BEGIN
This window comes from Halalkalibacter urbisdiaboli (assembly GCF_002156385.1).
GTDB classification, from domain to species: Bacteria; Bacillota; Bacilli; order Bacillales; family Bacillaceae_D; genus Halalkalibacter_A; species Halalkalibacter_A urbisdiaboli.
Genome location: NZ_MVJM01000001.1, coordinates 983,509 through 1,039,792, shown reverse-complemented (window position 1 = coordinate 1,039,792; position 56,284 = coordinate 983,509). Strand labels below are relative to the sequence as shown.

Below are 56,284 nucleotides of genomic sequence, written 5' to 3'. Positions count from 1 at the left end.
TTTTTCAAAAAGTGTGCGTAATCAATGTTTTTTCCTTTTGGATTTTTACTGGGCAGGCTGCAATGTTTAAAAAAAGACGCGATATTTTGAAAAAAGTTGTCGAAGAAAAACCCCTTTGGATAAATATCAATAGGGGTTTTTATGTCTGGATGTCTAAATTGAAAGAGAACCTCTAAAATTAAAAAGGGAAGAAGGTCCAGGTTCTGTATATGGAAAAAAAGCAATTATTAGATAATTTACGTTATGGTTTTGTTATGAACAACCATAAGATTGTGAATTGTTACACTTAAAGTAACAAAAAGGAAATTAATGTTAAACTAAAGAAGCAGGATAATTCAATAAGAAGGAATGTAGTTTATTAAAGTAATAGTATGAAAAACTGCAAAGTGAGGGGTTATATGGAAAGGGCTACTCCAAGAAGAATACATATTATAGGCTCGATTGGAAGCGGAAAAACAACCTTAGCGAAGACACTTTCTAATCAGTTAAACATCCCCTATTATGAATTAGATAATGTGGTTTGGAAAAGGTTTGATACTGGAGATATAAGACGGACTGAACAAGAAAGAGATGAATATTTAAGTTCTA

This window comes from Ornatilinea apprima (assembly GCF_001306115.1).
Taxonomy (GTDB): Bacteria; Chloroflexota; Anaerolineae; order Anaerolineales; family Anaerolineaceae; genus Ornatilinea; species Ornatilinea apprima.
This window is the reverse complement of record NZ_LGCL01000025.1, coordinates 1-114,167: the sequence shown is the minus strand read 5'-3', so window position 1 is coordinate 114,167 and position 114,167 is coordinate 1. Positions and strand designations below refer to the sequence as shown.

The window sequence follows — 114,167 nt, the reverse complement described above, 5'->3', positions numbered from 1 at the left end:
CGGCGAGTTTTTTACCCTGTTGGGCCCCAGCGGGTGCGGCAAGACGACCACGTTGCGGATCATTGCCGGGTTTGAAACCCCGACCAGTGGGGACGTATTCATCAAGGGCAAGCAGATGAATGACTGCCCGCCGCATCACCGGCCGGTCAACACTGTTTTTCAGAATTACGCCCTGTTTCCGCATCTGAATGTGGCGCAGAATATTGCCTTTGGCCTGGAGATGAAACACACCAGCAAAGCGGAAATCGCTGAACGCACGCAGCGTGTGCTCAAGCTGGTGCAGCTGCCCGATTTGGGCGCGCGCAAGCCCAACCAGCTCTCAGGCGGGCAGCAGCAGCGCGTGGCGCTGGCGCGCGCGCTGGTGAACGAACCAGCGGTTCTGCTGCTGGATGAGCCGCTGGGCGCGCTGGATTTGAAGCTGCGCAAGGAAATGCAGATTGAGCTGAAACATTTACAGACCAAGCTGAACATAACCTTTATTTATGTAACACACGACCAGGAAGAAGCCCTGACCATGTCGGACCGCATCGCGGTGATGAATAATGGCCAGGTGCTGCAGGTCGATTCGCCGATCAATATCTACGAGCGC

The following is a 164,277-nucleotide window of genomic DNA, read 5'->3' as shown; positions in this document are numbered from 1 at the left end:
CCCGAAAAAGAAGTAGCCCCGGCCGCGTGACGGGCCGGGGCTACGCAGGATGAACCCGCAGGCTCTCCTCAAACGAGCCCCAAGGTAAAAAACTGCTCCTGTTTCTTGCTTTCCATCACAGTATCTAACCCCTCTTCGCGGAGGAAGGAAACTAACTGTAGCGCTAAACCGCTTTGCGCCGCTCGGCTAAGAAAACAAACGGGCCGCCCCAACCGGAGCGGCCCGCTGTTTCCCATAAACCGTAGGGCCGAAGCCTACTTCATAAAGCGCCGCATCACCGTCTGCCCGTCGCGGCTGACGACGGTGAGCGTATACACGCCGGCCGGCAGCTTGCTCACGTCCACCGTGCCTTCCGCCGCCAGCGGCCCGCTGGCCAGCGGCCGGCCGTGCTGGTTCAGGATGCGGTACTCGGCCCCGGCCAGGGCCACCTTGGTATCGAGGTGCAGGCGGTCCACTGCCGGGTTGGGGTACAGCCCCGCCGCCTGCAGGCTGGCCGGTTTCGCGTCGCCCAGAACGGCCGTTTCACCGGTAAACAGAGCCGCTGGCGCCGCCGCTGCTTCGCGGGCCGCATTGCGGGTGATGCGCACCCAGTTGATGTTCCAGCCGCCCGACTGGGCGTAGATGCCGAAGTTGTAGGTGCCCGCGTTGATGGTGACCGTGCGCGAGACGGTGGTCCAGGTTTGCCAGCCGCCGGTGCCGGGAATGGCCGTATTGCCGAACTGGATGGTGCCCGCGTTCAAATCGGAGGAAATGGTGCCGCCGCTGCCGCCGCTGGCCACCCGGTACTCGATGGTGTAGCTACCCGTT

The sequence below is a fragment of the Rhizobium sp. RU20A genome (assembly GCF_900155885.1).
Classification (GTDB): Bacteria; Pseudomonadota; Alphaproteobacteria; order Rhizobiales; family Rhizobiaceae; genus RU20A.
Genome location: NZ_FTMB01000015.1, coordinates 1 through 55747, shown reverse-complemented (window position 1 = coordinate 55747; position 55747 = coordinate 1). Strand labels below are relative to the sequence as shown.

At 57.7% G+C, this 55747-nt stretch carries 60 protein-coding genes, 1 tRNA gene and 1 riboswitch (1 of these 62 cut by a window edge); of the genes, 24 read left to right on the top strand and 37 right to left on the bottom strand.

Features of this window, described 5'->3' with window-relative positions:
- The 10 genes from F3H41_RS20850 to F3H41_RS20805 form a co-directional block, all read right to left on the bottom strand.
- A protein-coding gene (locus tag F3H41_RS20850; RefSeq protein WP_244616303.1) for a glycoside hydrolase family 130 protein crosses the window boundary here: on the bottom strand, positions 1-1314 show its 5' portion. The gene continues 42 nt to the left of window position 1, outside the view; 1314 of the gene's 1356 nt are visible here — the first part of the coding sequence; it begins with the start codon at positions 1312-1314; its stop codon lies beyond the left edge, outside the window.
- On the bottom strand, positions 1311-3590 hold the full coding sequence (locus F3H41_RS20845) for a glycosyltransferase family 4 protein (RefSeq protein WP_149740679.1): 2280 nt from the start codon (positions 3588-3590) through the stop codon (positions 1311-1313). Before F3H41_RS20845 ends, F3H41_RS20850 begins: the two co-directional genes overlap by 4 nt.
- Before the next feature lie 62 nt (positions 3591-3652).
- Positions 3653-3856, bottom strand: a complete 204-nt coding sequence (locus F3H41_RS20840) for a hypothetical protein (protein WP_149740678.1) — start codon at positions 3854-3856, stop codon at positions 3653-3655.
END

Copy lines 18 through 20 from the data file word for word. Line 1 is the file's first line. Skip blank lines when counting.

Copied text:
- The 10 genes from F3H41_RS20850 to F3H41_RS20805 form a co-directional block, all read right to left on the bottom strand.
- A protein-coding gene (locus tag F3H41_RS20850; RefSeq protein WP_244616303.1) for a glycoside hydrolase family 130 protein crosses the window boundary here: on the bottom strand, positions 1-1314 show its 5' portion. The gene continues 42 nt to the left of window position 1, outside the view; 1314 of the gene's 1356 nt are visible here — the first part of the coding sequence; it begins with the start codon at positions 1312-1314; its stop codon lies beyond the left edge, outside the window.
- On the bottom strand, positions 1311-3590 hold the full coding sequence (locus F3H41_RS20845) for a glycosyltransferase family 4 protein (RefSeq protein WP_149740679.1): 2280 nt from the start codon (positions 3588-3590) through the stop codon (positions 1311-1313). Before F3H41_RS20845 ends, F3H41_RS20850 begins: the two co-directional genes overlap by 4 nt.